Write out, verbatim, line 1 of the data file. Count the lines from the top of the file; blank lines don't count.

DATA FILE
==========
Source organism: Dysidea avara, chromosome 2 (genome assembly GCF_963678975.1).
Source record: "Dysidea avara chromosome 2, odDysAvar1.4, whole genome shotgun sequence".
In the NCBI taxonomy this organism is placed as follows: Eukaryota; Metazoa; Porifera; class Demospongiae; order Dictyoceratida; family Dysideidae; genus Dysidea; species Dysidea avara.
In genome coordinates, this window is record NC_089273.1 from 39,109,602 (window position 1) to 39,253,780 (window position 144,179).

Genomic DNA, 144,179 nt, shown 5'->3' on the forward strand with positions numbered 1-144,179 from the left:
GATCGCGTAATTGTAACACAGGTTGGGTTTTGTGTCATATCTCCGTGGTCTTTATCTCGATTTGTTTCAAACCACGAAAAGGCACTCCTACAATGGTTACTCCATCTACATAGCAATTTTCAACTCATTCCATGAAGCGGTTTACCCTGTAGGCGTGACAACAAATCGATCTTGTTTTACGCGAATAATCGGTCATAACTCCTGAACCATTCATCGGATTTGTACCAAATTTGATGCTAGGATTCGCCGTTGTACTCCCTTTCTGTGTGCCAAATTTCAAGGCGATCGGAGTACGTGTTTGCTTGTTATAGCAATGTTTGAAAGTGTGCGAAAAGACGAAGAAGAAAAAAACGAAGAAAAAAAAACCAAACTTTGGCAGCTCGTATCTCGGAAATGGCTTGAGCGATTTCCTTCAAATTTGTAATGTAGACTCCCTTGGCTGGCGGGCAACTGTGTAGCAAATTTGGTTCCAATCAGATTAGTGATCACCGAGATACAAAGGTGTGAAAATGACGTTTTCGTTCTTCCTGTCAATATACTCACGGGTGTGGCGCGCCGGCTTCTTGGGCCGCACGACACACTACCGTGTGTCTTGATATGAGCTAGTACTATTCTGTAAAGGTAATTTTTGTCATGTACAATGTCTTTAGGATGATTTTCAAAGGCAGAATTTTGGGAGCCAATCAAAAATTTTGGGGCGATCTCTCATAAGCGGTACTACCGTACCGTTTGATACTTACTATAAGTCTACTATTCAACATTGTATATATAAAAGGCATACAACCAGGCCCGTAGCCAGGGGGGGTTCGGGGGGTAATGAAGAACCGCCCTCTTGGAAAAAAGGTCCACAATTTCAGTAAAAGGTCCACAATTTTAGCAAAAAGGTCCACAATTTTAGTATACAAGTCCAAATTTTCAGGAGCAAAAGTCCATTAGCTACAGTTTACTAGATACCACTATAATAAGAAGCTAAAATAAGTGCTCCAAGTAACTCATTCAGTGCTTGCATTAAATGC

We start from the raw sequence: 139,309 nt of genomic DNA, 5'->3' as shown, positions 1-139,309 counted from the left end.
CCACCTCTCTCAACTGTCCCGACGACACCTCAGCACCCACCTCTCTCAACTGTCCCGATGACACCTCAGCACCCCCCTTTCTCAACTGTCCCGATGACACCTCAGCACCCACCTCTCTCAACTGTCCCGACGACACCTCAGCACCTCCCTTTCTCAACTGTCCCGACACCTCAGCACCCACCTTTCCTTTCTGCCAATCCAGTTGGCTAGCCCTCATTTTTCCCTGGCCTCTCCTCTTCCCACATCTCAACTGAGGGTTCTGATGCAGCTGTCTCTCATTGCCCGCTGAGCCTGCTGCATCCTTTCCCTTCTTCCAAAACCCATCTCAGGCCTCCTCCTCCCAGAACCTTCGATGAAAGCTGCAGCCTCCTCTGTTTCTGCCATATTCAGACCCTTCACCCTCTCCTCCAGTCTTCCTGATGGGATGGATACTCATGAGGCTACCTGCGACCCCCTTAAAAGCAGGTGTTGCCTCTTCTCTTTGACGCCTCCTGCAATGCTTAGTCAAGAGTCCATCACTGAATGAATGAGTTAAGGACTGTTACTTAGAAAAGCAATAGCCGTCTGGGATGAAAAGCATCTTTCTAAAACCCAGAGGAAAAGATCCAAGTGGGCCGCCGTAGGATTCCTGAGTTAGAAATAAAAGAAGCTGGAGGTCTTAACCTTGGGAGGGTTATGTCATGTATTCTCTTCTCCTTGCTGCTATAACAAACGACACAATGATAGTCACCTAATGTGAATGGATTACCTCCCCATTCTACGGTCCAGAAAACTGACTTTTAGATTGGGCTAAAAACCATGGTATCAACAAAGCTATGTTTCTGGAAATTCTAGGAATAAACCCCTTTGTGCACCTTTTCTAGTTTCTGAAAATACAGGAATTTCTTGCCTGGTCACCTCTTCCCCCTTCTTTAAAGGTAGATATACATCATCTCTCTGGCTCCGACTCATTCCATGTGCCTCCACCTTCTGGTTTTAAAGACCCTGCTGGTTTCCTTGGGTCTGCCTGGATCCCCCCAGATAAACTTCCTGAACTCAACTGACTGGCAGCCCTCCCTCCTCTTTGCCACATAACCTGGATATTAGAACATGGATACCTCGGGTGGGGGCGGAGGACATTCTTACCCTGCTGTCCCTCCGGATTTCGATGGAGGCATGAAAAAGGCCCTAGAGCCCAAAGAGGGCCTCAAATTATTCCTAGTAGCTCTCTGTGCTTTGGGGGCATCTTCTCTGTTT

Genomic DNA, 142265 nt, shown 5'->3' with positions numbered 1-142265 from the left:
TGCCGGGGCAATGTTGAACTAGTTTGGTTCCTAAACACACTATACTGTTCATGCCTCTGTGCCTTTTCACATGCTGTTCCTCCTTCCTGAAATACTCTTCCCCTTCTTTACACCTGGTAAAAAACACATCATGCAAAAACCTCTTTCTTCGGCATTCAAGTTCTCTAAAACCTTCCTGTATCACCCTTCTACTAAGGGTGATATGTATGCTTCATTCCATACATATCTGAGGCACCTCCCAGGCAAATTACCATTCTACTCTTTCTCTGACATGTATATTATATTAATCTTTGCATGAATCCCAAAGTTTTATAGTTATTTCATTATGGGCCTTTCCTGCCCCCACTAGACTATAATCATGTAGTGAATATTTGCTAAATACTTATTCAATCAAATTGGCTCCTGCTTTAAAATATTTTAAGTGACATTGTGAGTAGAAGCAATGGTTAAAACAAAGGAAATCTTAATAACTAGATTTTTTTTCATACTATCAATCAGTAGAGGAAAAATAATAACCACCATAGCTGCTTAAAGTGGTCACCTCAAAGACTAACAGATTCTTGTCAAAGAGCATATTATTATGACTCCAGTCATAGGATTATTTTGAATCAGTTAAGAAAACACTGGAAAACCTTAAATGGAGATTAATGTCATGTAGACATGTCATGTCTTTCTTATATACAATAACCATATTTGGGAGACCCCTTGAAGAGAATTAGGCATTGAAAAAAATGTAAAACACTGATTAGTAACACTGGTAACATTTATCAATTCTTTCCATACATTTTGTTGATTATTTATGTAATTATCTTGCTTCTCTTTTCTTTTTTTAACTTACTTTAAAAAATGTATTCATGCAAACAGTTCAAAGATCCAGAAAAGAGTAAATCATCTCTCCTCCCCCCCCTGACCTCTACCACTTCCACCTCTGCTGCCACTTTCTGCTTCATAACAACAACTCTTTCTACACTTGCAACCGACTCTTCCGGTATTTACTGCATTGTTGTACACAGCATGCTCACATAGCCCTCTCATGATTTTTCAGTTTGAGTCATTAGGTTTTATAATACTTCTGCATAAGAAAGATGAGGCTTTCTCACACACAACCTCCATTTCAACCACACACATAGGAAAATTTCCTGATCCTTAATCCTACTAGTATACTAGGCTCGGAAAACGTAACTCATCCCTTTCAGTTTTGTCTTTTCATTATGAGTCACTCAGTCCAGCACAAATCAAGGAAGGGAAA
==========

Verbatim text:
Source organism: Dysidea avara, chromosome 2 (genome assembly GCF_963678975.1).